Senate Bill 172 by Sen. Carol Liu, D­-Canada Flintridge, proposes to suspend the exit exam for students in graduating classes between 2014­-15 and 2017­-18 to give the state time to consider alternatives based on new Common Core standards, according to the Department of Education’s recommendation. It is expected to be considered later this month.

Alejandre was impressed by the San Francisco Unified School District Board’s decision last Friday to defy state law and issue diplomas to its students who had fulfilled all graduation requirements except for passing the exit exam. He said he wished the West Contra Costa school board would take similar action.

West Contra Costa Trustee Randy Enos said he would be willing to follow San Francisco’s lead, but he couldn’t speak for the rest of the board.

“Personally, I think it’s really important that we correct this so those young people can go ahead and graduate without having to go through a whole lot of problems, because they’ve been through quite a bit already,” he said.

But Todd Groves, president of the West Contra Costa school board, said he would be hesitant to issue diplomas that might not be considered valid.

“This is sending ripples throughout the education system,” he said. “This policy indecision at the state level has been painful. We were assuming the legislation would be passed much earlier.”

 

The San Francisco school board took matters into its own hands after some students complained that their admission to state universities had been rescinded because they were unable to complete the exam graduation requirement. The state’s decision to rescind the final test administration “disproportionately affected students of color, English learners and socioeconomically disadvantaged students,” according to a district news release.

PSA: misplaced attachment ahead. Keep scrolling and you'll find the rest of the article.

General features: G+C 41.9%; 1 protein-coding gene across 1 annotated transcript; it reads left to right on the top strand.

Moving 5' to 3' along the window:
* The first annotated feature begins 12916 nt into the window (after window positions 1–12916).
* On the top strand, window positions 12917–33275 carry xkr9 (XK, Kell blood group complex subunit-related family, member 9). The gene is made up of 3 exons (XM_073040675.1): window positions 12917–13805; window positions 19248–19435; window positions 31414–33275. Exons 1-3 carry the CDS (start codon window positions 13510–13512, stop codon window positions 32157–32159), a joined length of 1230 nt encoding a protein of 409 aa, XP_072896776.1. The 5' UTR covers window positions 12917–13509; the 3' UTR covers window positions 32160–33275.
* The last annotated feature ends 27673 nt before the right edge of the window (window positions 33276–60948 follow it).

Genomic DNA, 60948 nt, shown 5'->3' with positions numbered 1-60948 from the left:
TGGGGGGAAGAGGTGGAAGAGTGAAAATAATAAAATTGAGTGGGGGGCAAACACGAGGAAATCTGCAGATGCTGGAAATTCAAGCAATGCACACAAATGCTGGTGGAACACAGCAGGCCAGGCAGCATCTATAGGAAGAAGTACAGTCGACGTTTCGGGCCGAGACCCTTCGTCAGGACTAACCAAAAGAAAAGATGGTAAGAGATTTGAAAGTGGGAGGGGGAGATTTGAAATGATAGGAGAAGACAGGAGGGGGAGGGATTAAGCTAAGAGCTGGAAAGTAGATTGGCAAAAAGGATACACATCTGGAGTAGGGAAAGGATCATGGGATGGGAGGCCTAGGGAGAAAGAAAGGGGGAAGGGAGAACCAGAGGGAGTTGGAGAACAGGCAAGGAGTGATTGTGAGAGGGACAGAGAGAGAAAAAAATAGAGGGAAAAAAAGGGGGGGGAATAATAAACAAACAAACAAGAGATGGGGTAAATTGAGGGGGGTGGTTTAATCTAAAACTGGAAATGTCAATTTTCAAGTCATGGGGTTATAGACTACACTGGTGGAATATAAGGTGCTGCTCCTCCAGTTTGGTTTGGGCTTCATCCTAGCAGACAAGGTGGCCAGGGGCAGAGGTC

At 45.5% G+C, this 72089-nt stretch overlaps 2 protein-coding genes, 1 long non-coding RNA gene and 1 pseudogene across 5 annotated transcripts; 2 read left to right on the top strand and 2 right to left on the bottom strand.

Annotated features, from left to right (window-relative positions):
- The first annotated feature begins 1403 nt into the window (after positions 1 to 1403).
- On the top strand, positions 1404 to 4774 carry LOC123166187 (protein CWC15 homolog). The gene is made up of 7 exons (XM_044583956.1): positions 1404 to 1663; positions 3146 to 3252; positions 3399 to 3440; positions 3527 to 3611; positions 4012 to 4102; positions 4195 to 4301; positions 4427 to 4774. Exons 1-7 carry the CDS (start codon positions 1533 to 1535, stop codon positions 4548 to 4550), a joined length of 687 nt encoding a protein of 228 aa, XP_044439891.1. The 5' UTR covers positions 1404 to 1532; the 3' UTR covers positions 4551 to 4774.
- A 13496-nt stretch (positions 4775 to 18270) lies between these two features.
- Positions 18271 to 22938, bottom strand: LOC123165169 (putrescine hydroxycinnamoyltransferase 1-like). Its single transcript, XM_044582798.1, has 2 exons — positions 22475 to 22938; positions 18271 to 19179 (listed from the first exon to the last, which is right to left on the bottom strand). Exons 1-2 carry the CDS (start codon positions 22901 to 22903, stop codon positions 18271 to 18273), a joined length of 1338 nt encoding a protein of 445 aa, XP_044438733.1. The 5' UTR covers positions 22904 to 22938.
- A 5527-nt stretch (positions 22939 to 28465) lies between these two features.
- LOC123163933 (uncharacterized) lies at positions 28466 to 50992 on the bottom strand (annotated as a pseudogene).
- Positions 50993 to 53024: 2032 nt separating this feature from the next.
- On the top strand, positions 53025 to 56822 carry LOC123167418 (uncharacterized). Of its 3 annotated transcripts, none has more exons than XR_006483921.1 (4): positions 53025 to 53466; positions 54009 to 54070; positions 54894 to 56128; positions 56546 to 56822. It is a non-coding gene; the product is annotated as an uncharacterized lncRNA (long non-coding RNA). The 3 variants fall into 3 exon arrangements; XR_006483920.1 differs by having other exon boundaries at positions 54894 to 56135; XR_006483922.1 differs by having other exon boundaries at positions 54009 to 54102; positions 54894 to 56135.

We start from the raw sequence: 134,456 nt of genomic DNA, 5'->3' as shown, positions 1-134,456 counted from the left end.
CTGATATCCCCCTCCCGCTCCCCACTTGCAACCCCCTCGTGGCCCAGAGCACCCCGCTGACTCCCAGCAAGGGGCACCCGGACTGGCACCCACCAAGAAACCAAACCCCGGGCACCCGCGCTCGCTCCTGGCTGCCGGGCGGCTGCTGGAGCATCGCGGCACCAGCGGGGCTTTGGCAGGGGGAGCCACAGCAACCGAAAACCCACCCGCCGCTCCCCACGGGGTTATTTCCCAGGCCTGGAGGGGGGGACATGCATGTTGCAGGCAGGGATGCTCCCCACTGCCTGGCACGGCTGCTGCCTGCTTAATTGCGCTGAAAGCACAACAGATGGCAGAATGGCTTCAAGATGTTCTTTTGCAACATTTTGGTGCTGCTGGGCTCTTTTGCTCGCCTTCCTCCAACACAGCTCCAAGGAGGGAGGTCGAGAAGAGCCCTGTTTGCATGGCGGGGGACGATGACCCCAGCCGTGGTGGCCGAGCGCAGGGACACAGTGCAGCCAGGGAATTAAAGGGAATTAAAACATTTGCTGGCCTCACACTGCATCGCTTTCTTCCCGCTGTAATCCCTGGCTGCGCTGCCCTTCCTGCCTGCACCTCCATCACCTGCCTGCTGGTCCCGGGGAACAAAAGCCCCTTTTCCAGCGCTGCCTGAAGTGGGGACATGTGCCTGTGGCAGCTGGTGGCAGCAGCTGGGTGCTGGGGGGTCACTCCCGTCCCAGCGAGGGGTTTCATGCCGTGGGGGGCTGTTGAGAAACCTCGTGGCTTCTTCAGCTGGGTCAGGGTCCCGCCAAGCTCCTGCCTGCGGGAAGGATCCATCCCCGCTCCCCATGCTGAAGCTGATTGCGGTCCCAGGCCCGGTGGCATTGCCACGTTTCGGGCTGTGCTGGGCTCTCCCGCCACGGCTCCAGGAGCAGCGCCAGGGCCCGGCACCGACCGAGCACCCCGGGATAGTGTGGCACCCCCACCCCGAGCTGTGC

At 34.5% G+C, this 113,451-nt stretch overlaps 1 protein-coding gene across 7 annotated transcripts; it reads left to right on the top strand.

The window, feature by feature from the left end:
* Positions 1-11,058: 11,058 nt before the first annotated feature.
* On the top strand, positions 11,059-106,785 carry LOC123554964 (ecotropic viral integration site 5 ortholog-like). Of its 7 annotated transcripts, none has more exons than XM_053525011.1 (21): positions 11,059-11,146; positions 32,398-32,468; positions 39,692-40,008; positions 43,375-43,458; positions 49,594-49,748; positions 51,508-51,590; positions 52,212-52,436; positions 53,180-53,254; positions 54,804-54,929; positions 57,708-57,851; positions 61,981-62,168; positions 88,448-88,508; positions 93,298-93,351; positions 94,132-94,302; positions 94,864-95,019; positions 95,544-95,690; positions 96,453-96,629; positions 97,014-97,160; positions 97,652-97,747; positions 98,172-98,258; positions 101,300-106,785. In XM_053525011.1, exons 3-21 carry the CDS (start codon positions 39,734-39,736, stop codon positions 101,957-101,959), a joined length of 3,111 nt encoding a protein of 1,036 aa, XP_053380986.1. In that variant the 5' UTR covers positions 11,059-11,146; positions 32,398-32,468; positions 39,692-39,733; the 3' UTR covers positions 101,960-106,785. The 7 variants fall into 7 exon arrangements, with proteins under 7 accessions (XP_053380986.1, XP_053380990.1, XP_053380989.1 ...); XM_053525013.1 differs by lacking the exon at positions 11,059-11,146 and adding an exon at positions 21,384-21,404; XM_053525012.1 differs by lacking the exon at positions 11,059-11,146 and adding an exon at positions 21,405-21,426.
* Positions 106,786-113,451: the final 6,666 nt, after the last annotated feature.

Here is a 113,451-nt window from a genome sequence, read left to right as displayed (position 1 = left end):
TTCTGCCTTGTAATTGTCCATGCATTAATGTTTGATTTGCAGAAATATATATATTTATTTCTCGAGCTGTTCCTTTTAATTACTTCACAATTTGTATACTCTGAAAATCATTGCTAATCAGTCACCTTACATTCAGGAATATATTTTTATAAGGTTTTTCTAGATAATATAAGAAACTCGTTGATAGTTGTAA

“Students, when you raise your voice and demand justice, justice will be done,” Superintendent Richard Carranza said.

The state has not taken any action to invalidate the diplomas, said Gentle Blythe, spokeswoman for the San Francisco district, in a phone interview. In addition, she said some other districts may consider similar action.

“We’ve been in discussion with other districts even prior to the board policy change, and had a lot of interest,” she said. “But I can’t speak for any other district in terms of what their actual plans are.”

The California State University system announced Tuesday that it would allow incoming first­-time freshmen to start classes if their high school transcripts show no graduation date due to the cancellation of the exit exam.

“California high school graduates who aspire to enroll at a CSU campus and meet all other requirements for admission to the CSU will not be turned away because of the decision to cancel the exam,” said Loren Blanchard, CSU executive vice chancellor, in a prepared statement.

Bill Ainsworth, communications director for the state Department of Education, said in an email that the state would not penalize San Francisco Unified or any other district that issues diplomas to students in the class of 2015 who met all graduation requirements except passing the exit exam.

“This is a rare event that we know will not be repeated again,” he said.

University of California spokeswoman Dianne Klein said she was not aware of any students admitted who were affected by the exit exam cancellation.

If the Assembly approves SB 725 as amended, it would move onto the Senate for approval and could be signed by the governor within days. Once signed, it would go into effect immediately.

Staff writer Sarah Tully contributed to this report.